Instagram changed its terms of use to instantly grant itself the rights to the photos its users upload to the site.

Instagram, the popular service for sharing and filtering photos shot on phones, has now released changes to its Terms of Use, which will go into effect on Jan. 16, 2013 for all users. “Our community has grown a lot since we wrote our original terms of service. To get things up to date for the millions of people now using Instagram, we’re bringing you new versions of our Privacy Policy and Terms of Service,” Instagram wrote on its blog.

“Instagram does not claim ownership of any Content that you post on or through the Service,” it said. “Instead, you hereby grant to Instagram a non-exclusive, fully paid and royalty-free, transferable, sub-licensable, worldwide license to use the Content that you post on or through the Service, except that you can control who can view certain of your Content and activities on the Service as described in the Service’s Privacy Policy, available here: http://instagram.com/legal/privacy/.”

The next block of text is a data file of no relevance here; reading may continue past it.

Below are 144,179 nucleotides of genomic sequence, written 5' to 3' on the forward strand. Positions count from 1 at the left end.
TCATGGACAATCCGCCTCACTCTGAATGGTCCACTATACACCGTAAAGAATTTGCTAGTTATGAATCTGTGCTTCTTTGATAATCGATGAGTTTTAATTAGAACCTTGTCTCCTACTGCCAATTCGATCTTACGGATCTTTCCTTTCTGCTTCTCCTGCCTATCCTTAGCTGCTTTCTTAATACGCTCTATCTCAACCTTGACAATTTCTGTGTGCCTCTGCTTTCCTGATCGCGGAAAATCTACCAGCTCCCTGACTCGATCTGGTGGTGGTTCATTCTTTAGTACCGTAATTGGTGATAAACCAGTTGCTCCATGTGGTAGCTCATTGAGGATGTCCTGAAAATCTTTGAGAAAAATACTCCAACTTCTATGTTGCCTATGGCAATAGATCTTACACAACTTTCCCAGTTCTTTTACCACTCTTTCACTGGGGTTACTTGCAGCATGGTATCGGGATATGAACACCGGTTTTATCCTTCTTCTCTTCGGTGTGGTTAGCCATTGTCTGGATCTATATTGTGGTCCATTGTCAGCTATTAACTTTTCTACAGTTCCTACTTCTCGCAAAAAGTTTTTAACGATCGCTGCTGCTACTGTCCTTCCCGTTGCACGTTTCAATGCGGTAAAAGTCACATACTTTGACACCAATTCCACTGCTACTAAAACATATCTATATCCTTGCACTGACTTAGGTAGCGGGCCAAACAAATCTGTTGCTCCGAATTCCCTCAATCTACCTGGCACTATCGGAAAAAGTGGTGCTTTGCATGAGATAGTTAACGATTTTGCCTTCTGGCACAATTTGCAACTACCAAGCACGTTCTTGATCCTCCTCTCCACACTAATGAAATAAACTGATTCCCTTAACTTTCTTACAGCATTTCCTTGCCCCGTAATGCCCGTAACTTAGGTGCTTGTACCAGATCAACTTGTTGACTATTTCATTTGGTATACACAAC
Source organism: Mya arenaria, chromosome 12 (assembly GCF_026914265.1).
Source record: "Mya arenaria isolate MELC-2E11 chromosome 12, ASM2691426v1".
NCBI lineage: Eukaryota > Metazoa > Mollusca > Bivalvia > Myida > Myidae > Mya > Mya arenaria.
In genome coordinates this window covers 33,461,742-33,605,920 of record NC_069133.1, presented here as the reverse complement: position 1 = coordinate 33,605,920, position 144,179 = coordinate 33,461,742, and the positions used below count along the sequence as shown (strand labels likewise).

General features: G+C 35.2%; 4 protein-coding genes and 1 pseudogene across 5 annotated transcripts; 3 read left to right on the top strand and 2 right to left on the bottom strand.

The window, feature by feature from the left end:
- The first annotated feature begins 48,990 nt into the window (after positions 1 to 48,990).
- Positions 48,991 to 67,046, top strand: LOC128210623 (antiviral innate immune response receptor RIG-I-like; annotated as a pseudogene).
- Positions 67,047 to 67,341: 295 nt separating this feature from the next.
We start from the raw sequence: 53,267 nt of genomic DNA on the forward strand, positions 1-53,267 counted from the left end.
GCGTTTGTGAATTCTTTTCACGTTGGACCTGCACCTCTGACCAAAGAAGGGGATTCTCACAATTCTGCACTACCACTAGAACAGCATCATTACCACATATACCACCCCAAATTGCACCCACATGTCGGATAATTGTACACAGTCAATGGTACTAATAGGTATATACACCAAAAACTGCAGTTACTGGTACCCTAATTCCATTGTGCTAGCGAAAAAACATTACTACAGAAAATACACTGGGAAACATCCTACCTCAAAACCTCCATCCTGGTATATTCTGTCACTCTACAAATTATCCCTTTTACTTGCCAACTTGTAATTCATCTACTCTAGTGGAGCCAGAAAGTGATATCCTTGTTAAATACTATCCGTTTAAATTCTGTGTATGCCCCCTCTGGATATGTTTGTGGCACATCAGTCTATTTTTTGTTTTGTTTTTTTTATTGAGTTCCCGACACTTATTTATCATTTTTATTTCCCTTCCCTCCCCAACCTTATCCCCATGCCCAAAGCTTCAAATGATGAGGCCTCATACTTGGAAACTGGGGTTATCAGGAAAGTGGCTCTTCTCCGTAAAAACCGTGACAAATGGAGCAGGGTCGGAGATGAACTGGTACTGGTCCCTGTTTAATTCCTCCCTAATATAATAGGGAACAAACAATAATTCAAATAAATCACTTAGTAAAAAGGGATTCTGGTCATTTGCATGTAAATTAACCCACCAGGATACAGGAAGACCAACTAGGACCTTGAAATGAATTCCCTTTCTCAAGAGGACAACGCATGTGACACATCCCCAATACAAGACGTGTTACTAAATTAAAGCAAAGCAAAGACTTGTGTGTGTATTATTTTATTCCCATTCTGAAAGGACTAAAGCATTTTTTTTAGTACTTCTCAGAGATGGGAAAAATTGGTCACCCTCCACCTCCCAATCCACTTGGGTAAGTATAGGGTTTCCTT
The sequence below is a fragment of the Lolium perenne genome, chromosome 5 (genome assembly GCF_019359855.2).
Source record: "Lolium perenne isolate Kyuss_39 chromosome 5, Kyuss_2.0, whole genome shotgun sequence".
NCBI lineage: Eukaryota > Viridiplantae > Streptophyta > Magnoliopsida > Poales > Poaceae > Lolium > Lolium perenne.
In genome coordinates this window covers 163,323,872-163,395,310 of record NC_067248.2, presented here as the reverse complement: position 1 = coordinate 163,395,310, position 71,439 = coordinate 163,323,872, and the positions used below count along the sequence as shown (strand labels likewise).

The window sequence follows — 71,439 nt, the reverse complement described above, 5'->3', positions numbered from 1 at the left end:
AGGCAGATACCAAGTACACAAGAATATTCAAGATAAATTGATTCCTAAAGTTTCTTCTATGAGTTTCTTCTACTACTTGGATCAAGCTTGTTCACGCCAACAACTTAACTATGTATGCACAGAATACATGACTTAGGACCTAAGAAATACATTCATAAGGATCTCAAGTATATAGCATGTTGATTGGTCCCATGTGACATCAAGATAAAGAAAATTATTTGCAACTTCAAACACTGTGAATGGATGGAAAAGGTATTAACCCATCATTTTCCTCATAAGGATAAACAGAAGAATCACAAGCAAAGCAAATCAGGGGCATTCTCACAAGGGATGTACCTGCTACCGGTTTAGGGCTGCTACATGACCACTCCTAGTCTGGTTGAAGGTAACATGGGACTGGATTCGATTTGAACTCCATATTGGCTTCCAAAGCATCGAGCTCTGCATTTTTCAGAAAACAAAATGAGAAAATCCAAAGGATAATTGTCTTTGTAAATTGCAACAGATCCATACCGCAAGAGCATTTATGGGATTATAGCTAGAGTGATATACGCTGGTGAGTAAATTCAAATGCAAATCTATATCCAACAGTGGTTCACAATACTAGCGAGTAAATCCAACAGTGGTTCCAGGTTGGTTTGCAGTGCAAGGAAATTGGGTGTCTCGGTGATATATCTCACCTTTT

The legalese goes on. “Some or all of the Service may be supported by advertising revenue. To help us deliver interesting paid or sponsored content or promotions, you agree that a business or other entity may pay us to display your username, likeness, photos (along with any associated metadata), and/or actions you take, in connection with paid or sponsored content or promotions, without any compensation to you.” (You can read the full Terms of Service here.)

If you read that carefully you’ll understand that Instagram doesn’t “own” your content, but it can license your photos to other companies. If it wanted, it says in effect, it could sell your photos to advertisers or other firms.

How nice. And that’s not the end of it, as Instagram now says that its users agree “that a business or other entity may pay us to display your username, likeness, photos (along with any associated metadata), and/or actions you take, in connection with paid or sponsored content or promotions, without any compensation to you.”

So, basically, Instagram can decide to make a profit while it ruins your life, if you happen to have uploaded anything questionable to the site. And what partying person under a certain age who has always lived with a phone capable of taking and uploading photos at any time hasn’t done that?